Both of the breakthroughs are detailed in the
"Our work establishes that lncRNAs in yeast can encode proteins, and we provide evidence that this is probably true also in mammals, including humans," Baker said. "Our investigation has expanded our knowledge of the genetic coding potential of already well-characterized genomes."
Collaborating with researchers including
Previously, lncRNAs were thought to lack the information and capacity to encode for proteins, distinguishing them from the messenger RNAs that are expressed from known genes and act primarily as templates for the synthesis of proteins. Yet this team demonstrated that a subset of these lncRNAs is engaged by the translation machinery and can function to produce protein products.
In the future, Baker and fellow investigators will continue to look for novel RNA transcripts and also search for a function for these lncRNAs and their protein products in cells.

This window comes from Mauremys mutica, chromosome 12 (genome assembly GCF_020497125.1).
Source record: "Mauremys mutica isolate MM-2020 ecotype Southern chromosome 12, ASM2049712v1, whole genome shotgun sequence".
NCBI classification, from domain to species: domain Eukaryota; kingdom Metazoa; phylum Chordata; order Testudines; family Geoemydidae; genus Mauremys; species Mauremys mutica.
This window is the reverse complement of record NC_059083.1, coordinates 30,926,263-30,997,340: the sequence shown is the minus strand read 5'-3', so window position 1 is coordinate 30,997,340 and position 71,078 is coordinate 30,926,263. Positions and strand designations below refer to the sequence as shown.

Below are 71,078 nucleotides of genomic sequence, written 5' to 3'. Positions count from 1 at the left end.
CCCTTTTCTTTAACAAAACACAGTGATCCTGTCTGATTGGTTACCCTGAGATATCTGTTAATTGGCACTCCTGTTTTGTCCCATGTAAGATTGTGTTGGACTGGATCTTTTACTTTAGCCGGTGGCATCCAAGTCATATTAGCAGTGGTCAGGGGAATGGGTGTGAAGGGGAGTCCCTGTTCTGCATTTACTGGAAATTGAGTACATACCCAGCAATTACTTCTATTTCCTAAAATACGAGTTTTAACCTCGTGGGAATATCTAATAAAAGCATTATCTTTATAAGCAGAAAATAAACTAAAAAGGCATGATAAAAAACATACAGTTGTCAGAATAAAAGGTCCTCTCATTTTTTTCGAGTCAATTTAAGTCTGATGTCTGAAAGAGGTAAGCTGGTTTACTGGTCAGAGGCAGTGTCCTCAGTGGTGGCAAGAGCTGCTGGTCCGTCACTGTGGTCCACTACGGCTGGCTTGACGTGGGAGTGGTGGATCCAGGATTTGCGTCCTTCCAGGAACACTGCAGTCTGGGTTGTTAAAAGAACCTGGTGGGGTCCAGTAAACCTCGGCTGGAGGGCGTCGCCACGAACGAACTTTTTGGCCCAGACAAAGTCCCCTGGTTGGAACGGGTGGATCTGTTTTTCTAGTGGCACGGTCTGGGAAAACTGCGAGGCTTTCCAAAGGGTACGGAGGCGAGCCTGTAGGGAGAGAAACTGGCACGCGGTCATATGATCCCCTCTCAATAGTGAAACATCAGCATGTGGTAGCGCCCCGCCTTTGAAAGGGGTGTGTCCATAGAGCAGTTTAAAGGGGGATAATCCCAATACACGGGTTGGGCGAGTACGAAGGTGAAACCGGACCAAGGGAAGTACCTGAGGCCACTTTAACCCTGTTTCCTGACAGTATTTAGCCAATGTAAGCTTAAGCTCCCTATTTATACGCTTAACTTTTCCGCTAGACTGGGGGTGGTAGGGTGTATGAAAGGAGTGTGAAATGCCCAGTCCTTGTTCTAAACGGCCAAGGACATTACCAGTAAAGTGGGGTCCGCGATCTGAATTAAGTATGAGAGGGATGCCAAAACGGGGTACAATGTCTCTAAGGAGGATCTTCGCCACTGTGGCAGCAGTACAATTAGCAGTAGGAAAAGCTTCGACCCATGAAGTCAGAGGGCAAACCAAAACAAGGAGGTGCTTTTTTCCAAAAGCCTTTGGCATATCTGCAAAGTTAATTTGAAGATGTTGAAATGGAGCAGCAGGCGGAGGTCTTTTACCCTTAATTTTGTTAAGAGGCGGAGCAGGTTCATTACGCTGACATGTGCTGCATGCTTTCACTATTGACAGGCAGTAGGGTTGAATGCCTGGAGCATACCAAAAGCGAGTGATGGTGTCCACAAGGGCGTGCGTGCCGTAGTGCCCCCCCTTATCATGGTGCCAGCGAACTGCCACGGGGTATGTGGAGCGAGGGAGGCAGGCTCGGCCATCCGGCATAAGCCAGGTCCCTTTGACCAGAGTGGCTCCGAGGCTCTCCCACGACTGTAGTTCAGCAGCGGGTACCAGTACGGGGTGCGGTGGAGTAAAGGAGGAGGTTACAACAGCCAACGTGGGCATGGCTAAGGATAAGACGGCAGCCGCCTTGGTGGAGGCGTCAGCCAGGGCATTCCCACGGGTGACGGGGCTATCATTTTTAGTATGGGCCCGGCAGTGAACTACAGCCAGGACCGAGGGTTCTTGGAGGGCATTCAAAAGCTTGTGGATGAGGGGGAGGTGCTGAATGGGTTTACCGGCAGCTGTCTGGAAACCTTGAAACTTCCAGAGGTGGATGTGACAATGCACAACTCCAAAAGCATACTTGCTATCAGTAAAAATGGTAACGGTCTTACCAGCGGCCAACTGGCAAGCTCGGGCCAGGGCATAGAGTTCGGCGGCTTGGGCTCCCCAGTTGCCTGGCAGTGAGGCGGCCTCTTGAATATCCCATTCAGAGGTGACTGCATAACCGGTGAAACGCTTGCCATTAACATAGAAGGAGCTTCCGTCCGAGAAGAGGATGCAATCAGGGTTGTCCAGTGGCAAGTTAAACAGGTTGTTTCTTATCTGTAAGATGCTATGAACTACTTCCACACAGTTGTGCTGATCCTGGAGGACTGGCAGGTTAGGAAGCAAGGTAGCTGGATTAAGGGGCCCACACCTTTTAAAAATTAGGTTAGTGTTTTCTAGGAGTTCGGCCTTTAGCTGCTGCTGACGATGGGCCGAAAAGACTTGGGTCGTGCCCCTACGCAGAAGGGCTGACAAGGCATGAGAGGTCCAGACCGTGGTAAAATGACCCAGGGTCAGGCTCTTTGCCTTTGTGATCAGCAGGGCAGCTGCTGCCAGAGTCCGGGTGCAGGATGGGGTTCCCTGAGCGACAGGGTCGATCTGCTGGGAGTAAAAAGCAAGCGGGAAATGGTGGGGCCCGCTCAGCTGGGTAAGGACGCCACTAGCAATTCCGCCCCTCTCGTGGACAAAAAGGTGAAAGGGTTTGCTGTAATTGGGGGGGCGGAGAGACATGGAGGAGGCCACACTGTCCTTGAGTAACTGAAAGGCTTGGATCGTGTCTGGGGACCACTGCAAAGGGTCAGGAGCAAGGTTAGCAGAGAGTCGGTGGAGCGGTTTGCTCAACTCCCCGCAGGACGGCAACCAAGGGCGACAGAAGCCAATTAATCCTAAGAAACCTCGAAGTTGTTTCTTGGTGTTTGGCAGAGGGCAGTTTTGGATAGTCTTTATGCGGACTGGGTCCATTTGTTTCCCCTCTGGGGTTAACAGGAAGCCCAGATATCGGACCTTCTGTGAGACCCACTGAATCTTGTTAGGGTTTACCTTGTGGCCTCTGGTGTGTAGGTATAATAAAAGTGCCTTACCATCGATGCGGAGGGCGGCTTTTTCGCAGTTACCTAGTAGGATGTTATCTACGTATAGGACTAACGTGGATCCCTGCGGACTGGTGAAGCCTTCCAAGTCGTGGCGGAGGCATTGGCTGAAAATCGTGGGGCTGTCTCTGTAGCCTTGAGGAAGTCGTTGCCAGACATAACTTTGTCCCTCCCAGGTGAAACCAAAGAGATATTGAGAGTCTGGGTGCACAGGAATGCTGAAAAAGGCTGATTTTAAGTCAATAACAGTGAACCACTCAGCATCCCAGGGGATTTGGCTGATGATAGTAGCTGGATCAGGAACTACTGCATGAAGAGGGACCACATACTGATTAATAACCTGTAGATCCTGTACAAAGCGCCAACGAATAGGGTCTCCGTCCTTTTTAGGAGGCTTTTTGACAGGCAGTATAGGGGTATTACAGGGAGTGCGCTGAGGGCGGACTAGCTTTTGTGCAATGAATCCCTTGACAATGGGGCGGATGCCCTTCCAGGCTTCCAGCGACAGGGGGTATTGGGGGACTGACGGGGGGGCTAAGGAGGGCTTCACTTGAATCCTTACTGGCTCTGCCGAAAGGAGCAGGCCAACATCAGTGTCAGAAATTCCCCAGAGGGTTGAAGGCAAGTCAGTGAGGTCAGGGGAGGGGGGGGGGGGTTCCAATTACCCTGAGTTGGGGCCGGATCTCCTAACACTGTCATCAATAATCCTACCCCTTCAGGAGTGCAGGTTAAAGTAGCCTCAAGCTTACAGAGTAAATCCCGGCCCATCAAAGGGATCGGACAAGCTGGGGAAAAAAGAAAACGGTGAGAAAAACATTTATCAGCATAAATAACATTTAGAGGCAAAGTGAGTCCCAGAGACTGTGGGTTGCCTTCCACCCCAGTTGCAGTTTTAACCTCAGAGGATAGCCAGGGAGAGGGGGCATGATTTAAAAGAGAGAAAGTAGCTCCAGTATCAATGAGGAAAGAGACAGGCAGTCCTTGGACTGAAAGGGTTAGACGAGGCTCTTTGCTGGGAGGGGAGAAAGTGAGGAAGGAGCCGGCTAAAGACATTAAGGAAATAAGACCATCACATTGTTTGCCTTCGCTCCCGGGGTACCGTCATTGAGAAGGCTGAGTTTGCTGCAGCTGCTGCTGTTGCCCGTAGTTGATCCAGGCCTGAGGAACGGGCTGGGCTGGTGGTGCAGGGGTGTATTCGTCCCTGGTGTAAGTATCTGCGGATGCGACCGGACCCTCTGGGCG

"Discovery of more transcripts equates to the discovery of new and novel genes," Baker said. "The significance of this work is that we have discovered evidence for the expression of previously undiscovered genes. Knowing that genes are expressed is the very first step in figuring out what they do in normal cellular function or in dysfunction and disease."
Keywords for this news article include: Genetics, Amino Acids, Peptides and Proteins,
Our reports deliver fact-based news of research and discoveries from around the world. Copyright 2014, NewsRx LLC
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